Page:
Mattress Runs Are Easier, Sometimes Cheaper
Mommy Points indicated she was frustrated with mattress runs, but I think they are much more accommodating than mileage runs. She’s upset that she has to drive back and forth to check in, but I think this says more about where she chooses to live since in Seattle I can just walk down the street to six Hyatt and Starwood hotels to pick up an extra stay on my way home from work.
Rather than compare two people’s approach to mattress runs, let’s look at the time it takes to do a mileage run. I bet just getting to and from the airport takes the same amount of time for her as driving to the hotel, and it certainly takes me about two hours on either end. Then there’s all the time sitting on a plane and the likelihood I’m leaving earlier in the morning and getting back after midnight. Mattress runs, however, tend to involve only the travel time and not actually staying in the hotel. Within the U.S. you usually don’t even have to check out in person.
Mattress runs are also cheaper and easier to find. If you’re 40,000 miles short, that’s an extra $1,600 on mileage runs at a good 4 CPM that takes some searching. If you’re 14 nights short, that’s $1,400 or less at your local budget property, which is probably the same price throughout the year unless there’s a major event. I happen to live in a city where there aren’t many inexpensive candidates, but winter is more reliable and there are opportunities to check in to airport hotels during layovers. Sometimes I’ll even mattress run across the street when I’m staying at a competing brand.
Bonus Opportunities for Status and Points
Finally, hotels offer more generous bonus opportunities than airlines for earning elite status and extra points.
An airline awards miles only for your own tickets. Starwood awards credit for up to three rooms booked as part of the same reservation. Go back to the scenario where we ended up with only 36 nights for the year. What if you take the kids on one of those 6-night trips and book a second room? Now you have 42 nights. Heck, if you find a great mattress run you should book them three rooms at a time.
Book your stays at specific times to earn even more. Hotel promotions are pretty regular and often apply to most of the chain’s properties, yet you never know when an airline will offer a bonus or if it will be for a route or fare class that works for you. If you’re a Hyatt fan, figure out which hotels close their lounge on the weekends so you can get a bonus 2,500 points as an existing Diamond member. These are often popular with business travelers, so rates are often cheaper on weekends, too.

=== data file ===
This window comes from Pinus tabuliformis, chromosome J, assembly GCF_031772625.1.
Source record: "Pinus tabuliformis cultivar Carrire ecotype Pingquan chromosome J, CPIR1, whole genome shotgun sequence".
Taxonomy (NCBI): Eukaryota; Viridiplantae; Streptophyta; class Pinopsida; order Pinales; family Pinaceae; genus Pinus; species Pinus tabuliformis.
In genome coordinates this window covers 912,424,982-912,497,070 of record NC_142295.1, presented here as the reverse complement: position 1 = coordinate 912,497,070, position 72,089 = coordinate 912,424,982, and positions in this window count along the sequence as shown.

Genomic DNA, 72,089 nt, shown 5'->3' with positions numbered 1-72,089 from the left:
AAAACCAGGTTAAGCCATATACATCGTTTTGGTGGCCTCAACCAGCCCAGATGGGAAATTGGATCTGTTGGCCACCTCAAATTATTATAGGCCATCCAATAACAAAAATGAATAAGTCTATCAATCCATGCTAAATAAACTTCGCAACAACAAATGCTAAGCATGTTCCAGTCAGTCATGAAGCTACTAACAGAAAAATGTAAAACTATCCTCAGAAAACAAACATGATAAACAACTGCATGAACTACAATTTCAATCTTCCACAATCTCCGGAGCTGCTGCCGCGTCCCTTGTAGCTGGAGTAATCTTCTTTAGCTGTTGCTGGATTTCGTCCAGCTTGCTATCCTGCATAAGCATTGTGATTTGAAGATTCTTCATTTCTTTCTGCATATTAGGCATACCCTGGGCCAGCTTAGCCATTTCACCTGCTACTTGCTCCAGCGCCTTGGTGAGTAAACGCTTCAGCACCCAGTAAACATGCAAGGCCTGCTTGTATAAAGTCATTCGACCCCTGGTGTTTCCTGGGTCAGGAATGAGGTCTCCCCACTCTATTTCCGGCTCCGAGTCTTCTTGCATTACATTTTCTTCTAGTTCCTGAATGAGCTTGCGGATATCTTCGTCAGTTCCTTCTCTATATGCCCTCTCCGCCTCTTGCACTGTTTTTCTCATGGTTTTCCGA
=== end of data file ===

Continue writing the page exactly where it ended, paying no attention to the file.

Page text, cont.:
Finally, many hotel credit cards are generous in awarding elite status. This is not a good thing for the middle tiers since a card may award those benefits outright. But if you’re goal is the top tier, there are still options to earn stay and night credits toward elite status either just for having the card or for spending a certain amount. Such benefits are becoming more rare with airlines that have either eliminated the opportunity (United), impose a high annual fee (American), or otherwise offer mediocre benefits (US Airways).
There will always be those who say that hotel status doesn’t offer them value. Perhaps they prefer the flexibility of third-party programs like Hotels.com, unique independent properties, or just don’t want to be hamstrung by the limited number of some better brands (Hyatt is awesome, but there are only about 500 hotels). But the same criticisms could be levied against an airline. If flying in coach, they’re all pretty much the same. You’ll have to make a connection if you don’t live in a hub. And finding itineraries with your preferred carrier to visit more exotic destinations (Siem Reap, not Bangkok) isn’t necessarily any easier.
The basic message is that hotel status still offers meaningful benefits even though nearly all those benefits are things you can buy a la cart. But I think these are benefits you’ll enjoy more and would be more willing to pay for, unlike a free checked bag that you always carry on. I also like the consistent service and recognition I get as a hotel elite (Hyatt is my benchmark for customer service), and having status with two or more programs gives me a better chance I’ll find a property that fits my needs.